Film Review: Una Noche

Apart from some nice photography of a sea-swept Havana, there’s really little to recommend in this sincere but scattered telling of an escape to America.

Writer-director Lucy Mulloy’s Una Noche is narrated by Lila (Anailín de la Rúa de La Torre), a Havana teenager with an unhappy home life, who is bullied by other girls because of her relative dark hirsuteness. Her one supporter is her twin brother Elio (Javier Núñez Florián), who tries to encourage her out of her withdrawn, observer nature. She’s utterly devoted to him, but he happens to be besotted by Raúl (Dariel Arrechaga), a hustler who, sick of his Cuban life which consists of nothing but “sweating and fucking,” plans to steal away on a raft to Miami, taking Elio (and, as it turns out, Lila) with him.

First-time helmer Mulloy has a potently absorbing subject here; her heart seems to be in the right place, but her handling is haphazard. She overloads her film with plot and characters, trying too hard to convey the hardscrabble existences which her three protagonists long to leave. The result is a serious case of cinematic ADD, encompassing parental abuse and adultery, AIDS (one parent is afflicted by it), homophobia, etc., with her film proceeding in fits and starts all over the place, rather than flowing in a sensibly expository fashion. Maybe this jumpiness was what she had in mind to translate the chaotic rhythm of Cuban life in the new millennium, but it sorely taxes the viewer’s patience. Lila’s narration is not only unnecessary but distracting: You can’t have elegiac wistfulness and dangerously in-your-face immediacy in the same moment.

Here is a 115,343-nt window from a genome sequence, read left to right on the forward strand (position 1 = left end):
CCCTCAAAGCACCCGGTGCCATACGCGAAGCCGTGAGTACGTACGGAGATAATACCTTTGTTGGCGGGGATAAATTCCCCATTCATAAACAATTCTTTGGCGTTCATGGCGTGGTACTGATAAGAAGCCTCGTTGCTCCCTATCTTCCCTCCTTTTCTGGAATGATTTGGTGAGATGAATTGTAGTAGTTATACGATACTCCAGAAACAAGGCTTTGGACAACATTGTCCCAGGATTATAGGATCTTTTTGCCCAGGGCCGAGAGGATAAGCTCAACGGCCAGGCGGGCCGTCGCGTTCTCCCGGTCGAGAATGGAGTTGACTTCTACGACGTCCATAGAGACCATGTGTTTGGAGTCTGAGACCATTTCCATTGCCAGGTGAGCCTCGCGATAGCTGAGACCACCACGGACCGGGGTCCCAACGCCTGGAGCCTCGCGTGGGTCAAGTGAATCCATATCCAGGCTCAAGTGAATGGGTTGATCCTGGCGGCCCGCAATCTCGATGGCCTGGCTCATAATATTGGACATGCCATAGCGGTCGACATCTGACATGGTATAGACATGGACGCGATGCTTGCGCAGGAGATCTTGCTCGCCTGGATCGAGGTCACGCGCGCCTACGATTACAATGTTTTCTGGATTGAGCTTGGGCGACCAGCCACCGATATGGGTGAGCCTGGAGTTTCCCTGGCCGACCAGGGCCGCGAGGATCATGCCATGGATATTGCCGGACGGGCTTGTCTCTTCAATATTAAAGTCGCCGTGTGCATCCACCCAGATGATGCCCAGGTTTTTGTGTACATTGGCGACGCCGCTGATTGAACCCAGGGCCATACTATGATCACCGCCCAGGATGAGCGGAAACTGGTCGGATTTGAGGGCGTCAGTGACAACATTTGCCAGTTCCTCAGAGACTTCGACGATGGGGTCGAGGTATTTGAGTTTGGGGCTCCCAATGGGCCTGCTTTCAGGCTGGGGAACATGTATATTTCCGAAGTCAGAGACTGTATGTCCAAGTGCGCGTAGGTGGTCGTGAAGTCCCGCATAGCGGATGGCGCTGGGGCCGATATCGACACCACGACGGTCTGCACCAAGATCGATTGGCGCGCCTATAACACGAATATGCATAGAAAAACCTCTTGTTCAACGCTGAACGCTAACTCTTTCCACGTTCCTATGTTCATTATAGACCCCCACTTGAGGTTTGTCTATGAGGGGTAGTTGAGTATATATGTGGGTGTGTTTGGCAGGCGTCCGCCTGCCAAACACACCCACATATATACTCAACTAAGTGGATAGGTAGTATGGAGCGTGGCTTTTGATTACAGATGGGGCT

The three leads give it their perspiration-soaked all and are engaging enough, if somewhat too monotonously and sketchily angst-ridden, and not all that sympathetically drawn. But the movie truly goes astray once they set out to sea. The raft sequences are so haplessly unconvincing, with the three alternately bickering and displaying lust for one another (Raúl for Lila, Elio for Raúl, etc.), that even when a shark menacingly appears, you don’t much care about this rather rote dramatic contrivance.